The second Paris massacre has hit travel and tourism stocks as financial markets had their first chance to react to the worst terrorist atrocity in Europe for more than a decade. A 2010 study found that US government bond market and bank stocks were the least-susceptible type of investment to terrorist incidents while the insurance sector and airline industry were the most sensitive.
In the wake of this weekend’s outrage, stock markets on Monday (16th November) recovered from early losses, however shares in companies such as easyJet, Thomson Holidays owner TUI and InterContinental Hotels lost ground as fears rose regarding the impact of the Isis attack on the tourism industry.
France has the highest number of tourists in the world, with 83 million visitors last year generating around €150 billion (£106 billion) in revenues — around 7% of its overall economy. According to reports, luxury goods stocks such as Kering, owner of brands including Gucci, also suffered, while airlines and travel stocks took the worst damage, with Channel Tunnel operator Eurotunnel sinking 50 cents to €11.82p, or 4%.
The Evening Standard reported that airlines were also hard hit, and easy Jet chief Carolyn McCall saw its shares down 22p to 1768p or 1.2%, Ryanair was off 23 cents to €14.13 and British Airways owner IAG slipped back 13.5p to 579p or 2%.
Once the initial human shock has subsided in the days following the second Paris terror outrage, thoughts will turn to security and prevention measures, risk management and then financial consequences.
Costs of death and damage caused by terrorism can be cripplingly expensive. Losses of life and infrastructure on Sept.11 cost upwards of $55 billion in New York alone, while increased security efforts, decreased economic activity and other costs amounted to more than $3.3 trillion, according to the Global Terrorism Index report from the Institute for Economics and Peace.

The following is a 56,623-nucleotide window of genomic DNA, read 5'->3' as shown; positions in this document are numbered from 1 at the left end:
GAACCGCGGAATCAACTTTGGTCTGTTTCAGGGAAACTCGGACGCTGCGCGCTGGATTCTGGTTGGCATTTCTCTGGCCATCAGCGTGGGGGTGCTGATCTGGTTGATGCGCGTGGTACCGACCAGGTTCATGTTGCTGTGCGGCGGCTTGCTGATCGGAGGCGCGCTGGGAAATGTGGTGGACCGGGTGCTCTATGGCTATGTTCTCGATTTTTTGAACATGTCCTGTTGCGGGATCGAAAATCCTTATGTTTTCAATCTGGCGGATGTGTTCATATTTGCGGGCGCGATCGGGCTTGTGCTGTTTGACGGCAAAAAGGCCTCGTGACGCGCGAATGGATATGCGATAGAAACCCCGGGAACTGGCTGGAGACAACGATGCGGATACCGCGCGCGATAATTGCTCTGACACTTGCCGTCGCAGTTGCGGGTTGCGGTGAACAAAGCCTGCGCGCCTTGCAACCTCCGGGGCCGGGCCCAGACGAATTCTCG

The episode demonstrates quite clearly that political risks reach far wider even than the terrorists could hope for by impacting business, causing disruption to everyday life as well as affecting the economy. Risk managers and insurers are taking note as they did in the wake of the Charlie Hebdo terror attack.
According to a paper in the weeks following Charlie Hebdo written by Dr. Gordon Woo, catastrophist and terrorism risk expert, RMS, Understanding the principles of terrorism risk modelling from the Charlie Hebdo attack in Paris:
“Lessons can be learn and even modelled, however. The practical choice of terrorist weaponry is explained by a cardinal principle of terrorism modus operandi: terrorists follow the path of least resistance. This military strategy originates from Sun Tzu’s The Art of War. This means avoiding targets that have very high levels of security, instead seeking out softer targets and attacking them with tested weapons. The optimal choice of terrorist weapon is one that uses technology with a successful track record.”
As Woo explains in the conclusion to his paper: “Governments are concerned about all manifestations of terrorism. Insurers have a much narrower focus on the subset of terrorist attacks that cause insured loss.”
Data sharing and greater analysis of political risks will also increasingly come into play when Underwriters assess their loss exposures and the potential impact on their Specialty class risks, whether they are in Property, Marine, Aviation or simply exposed to Business Interruption supply chain risks.